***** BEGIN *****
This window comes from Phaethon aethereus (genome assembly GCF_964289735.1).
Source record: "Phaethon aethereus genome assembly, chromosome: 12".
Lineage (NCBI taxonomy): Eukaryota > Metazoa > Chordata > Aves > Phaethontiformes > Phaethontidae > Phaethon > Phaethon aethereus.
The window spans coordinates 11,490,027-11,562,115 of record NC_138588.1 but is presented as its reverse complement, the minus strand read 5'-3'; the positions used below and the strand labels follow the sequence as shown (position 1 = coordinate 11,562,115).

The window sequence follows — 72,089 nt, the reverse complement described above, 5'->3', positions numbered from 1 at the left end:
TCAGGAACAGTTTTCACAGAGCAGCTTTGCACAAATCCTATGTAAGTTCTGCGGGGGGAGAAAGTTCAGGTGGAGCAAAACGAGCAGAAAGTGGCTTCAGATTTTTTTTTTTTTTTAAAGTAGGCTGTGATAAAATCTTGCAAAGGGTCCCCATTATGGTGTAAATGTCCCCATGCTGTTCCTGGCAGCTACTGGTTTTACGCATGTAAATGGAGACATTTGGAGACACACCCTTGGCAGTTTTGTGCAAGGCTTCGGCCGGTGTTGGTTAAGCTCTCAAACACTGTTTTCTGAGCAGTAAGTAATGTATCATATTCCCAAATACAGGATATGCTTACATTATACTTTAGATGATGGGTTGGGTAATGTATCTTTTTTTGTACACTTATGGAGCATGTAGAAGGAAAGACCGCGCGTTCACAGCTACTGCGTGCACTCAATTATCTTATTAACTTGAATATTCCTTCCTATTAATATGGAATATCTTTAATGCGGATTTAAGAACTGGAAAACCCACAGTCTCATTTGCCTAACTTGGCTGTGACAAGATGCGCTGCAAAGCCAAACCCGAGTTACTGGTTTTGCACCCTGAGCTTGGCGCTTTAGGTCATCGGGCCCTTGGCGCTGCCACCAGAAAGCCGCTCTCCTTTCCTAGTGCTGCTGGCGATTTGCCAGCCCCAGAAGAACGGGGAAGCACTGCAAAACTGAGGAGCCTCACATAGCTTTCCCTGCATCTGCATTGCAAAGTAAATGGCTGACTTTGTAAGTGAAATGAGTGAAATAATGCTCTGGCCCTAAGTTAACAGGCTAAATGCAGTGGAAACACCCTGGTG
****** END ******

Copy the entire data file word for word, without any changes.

This window comes from Phaethon aethereus (genome assembly GCF_964289735.1).
Source record: "Phaethon aethereus genome assembly, chromosome: 12".
Lineage (NCBI taxonomy): Eukaryota > Metazoa > Chordata > Aves > Phaethontiformes > Phaethontidae > Phaethon > Phaethon aethereus.
The window spans coordinates 11,490,027-11,562,115 of record NC_138588.1 but is presented as its reverse complement, the minus strand read 5'-3'; the positions used below and the strand labels follow the sequence as shown (position 1 = coordinate 11,562,115).

The window sequence follows — 72,089 nt, the reverse complement described above, 5'->3', positions numbered from 1 at the left end:
TCAGGAACAGTTTTCACAGAGCAGCTTTGCACAAATCCTATGTAAGTTCTGCGGGGGGAGAAAGTTCAGGTGGAGCAAAACGAGCAGAAAGTGGCTTCAGATTTTTTTTTTTTTTTAAAGTAGGCTGTGATAAAATCTTGCAAAGGGTCCCCATTATGGTGTAAATGTCCCCATGCTGTTCCTGGCAGCTACTGGTTTTACGCATGTAAATGGAGACATTTGGAGACACACCCTTGGCAGTTTTGTGCAAGGCTTCGGCCGGTGTTGGTTAAGCTCTCAAACACTGTTTTCTGAGCAGTAAGTAATGTATCATATTCCCAAATACAGGATATGCTTACATTATACTTTAGATGATGGGTTGGGTAATGTATCTTTTTTTGTACACTTATGGAGCATGTAGAAGGAAAGACCGCGCGTTCACAGCTACTGCGTGCACTCAATTATCTTATTAACTTGAATATTCCTTCCTATTAATATGGAATATCTTTAATGCGGATTTAAGAACTGGAAAACCCACAGTCTCATTTGCCTAACTTGGCTGTGACAAGATGCGCTGCAAAGCCAAACCCGAGTTACTGGTTTTGCACCCTGAGCTTGGCGCTTTAGGTCATCGGGCCCTTGGCGCTGCCACCAGAAAGCCGCTCTCCTTTCCTAGTGCTGCTGGCGATTTGCCAGCCCCAGAAGAACGGGGAAGCACTGCAAAACTGAGGAGCCTCACATAGCTTTCCCTGCATCTGCATTGCAAAGTAAATGGCTGACTTTGTAAGTGAAATGAGTGAAATAATGCTCTGGCCCTAAGTTAACAGGCTAAATGCAGTGGAAACACCCTGGTG